... like feminism?

It just seems to be getting more and more absurd. The word "queer" has been mishandled by a few and so it can not be used by the majority when it would otherwise perfectly cover the needed spectrum.

How long until the "new" LGBTI+ becomes a political volleyball?

Froggy Slayer:

bananafishtoday:
]
Yes, unfortunately some people do. And like some lesbians, some asexuals are victims of so-called "corrective" rape.

Jesus fucking Christ, 'corrective rape'? How? How the fuck do you fucking rape someone and not realise that what you are doing is not just raping them, but raping their fucking identity?!

Fuck, that fucking idea has me close to fucking rage tears. Dear sweet merciful Christ, I get it now. I get why LGBTQ people are so in your face about their issues. How could you not be when people are getting FUCKING RAPED just because of their sexuality?

Because not every non-LGBTQ is a rapist? Those who rape people are despised universally. Just because someone being in my face about their identity annoys me doesn't place me on par with a rapist.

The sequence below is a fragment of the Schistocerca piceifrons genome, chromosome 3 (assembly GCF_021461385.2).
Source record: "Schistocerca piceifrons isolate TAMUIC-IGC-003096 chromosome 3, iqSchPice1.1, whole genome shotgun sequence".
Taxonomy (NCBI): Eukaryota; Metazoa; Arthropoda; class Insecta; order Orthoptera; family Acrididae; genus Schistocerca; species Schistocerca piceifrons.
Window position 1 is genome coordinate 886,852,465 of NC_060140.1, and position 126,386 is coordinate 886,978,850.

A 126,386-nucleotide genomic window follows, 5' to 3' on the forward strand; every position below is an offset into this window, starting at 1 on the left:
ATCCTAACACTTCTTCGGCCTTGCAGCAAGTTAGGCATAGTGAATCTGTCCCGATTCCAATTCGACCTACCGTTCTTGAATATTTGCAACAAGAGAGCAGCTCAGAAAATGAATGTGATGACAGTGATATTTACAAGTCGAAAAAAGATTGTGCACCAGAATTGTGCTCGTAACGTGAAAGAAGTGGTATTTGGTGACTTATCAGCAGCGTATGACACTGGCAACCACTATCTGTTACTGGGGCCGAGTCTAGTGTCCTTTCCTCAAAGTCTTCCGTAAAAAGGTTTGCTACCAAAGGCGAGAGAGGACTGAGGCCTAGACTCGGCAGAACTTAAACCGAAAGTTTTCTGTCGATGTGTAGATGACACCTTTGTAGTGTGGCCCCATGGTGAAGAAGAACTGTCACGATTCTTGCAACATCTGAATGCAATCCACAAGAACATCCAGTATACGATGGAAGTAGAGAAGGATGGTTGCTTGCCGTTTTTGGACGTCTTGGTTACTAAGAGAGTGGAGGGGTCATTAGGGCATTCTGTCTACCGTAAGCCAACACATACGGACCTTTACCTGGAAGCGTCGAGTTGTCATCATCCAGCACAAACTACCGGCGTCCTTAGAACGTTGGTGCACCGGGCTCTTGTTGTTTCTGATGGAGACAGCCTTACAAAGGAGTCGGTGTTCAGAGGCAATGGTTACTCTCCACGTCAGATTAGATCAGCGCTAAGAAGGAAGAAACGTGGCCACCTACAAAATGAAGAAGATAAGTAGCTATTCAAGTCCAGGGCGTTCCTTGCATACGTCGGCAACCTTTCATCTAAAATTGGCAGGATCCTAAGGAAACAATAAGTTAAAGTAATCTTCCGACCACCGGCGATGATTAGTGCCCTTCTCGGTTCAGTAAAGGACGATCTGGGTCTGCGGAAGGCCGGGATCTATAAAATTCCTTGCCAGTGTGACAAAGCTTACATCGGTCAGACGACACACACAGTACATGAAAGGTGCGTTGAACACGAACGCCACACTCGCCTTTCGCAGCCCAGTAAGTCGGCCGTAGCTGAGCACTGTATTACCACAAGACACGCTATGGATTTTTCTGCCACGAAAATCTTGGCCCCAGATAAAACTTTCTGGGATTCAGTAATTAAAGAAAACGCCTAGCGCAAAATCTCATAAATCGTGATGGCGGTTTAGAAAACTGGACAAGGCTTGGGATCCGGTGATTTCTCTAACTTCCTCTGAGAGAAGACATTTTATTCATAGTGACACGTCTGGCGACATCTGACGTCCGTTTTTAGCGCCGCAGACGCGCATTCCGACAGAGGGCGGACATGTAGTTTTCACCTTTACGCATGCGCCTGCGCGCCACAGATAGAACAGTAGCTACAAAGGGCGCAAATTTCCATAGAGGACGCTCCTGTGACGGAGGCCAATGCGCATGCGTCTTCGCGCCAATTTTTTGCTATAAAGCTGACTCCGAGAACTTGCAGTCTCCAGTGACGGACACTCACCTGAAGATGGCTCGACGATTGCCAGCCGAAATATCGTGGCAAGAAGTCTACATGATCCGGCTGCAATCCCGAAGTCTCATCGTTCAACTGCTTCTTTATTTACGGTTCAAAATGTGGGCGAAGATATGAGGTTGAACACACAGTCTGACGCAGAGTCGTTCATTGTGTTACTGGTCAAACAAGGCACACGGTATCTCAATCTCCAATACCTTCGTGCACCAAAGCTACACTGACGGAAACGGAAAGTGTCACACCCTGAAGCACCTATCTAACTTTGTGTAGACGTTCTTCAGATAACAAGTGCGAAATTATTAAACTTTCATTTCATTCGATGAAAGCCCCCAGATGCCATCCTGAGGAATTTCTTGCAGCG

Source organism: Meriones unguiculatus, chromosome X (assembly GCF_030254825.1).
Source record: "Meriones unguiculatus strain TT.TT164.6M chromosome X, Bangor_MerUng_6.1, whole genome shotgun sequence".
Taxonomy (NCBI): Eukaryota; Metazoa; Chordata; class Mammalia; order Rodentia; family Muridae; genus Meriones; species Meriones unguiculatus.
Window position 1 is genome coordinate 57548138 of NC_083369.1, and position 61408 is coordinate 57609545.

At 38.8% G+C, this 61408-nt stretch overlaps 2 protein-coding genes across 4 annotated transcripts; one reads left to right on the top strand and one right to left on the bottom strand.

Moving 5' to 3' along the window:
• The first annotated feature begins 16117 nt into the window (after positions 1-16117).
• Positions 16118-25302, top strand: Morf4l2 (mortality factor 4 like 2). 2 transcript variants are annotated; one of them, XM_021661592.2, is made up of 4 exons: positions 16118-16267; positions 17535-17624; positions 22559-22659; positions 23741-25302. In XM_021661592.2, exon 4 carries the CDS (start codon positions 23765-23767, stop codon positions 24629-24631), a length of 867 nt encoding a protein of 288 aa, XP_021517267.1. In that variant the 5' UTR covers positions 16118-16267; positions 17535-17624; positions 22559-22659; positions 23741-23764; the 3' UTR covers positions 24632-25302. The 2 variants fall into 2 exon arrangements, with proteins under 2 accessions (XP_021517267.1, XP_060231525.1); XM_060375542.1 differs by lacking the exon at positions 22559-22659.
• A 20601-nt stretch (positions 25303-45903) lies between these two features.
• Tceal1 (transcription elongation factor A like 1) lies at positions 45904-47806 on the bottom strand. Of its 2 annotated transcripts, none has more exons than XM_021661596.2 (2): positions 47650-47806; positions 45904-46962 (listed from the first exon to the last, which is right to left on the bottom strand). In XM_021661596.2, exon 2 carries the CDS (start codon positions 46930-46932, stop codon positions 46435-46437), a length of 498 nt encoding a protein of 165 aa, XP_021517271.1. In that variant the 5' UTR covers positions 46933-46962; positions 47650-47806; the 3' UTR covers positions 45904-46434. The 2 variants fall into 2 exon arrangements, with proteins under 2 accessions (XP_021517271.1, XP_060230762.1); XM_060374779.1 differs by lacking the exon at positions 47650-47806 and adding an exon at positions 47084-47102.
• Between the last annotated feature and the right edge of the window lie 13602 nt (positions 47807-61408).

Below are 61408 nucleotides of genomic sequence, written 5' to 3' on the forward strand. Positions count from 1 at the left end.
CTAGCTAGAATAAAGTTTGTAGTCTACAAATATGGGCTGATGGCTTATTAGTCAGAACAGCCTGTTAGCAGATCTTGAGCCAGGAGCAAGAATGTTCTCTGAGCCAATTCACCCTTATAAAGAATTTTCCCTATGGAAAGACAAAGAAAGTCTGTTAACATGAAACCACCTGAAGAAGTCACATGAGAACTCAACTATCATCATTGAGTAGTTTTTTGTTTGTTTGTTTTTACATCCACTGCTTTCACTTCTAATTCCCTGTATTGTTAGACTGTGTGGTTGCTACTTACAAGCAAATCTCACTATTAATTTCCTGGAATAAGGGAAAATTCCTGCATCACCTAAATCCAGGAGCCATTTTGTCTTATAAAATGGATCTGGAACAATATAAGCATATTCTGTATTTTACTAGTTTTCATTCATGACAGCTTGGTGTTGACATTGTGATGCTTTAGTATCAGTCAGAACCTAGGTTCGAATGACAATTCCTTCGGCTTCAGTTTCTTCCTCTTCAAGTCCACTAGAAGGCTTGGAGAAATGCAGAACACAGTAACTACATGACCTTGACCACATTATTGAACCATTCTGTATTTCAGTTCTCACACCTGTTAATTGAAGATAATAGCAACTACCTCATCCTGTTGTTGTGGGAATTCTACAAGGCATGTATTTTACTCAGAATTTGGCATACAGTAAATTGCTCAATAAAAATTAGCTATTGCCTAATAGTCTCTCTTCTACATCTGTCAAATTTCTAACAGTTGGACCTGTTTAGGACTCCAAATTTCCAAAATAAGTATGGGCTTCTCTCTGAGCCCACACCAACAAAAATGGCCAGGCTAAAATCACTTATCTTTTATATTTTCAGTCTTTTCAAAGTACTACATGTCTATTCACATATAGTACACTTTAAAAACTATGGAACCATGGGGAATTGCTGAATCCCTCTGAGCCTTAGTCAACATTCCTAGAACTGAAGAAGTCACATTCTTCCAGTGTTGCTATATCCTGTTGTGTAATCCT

Abomination:

Froggy Slayer:

bananafishtoday:
]
Yes, unfortunately some people do. And like some lesbians, some asexuals are victims of so-called "corrective" rape.

Jesus fucking Christ, 'corrective rape'? How? How the fuck do you fucking rape someone and not realise that what you are doing is not just raping them, but raping their fucking identity?!

Fuck, that fucking idea has me close to fucking rage tears. Dear sweet merciful Christ, I get it now. I get why LGBTQ people are so in your face about their issues. How could you not be when people are getting FUCKING RAPED just because of their sexuality?

Because not every non-LGBTQ is a rapist? Those who rape people are despised universally. Just because someone being in my face about their identity annoys me doesn't place me on par with a rapist.

Didn't say you are man, didn't say that you are. I can just understand more why they feel more of a need to be 'in-your-face' in informing people about their issues. As I said earlier, people who substitute personality with their sexuality do annoy me to no end, especially because they hurt their own cause.

Again, sorry if I worded that badly, no offence to you intended.

Froggy Slayer:
I never really thought that asexual people were really victims of hate crimes, compared to other LGBTQ groups.

Asexuals in many places are persecuted as being diseased (like gay/bi people), unnatural and have "corrective procedures" performed on them. Also, asexual women (and some asexual men) have been sexually assaulted or raped precisely because of their asexuality.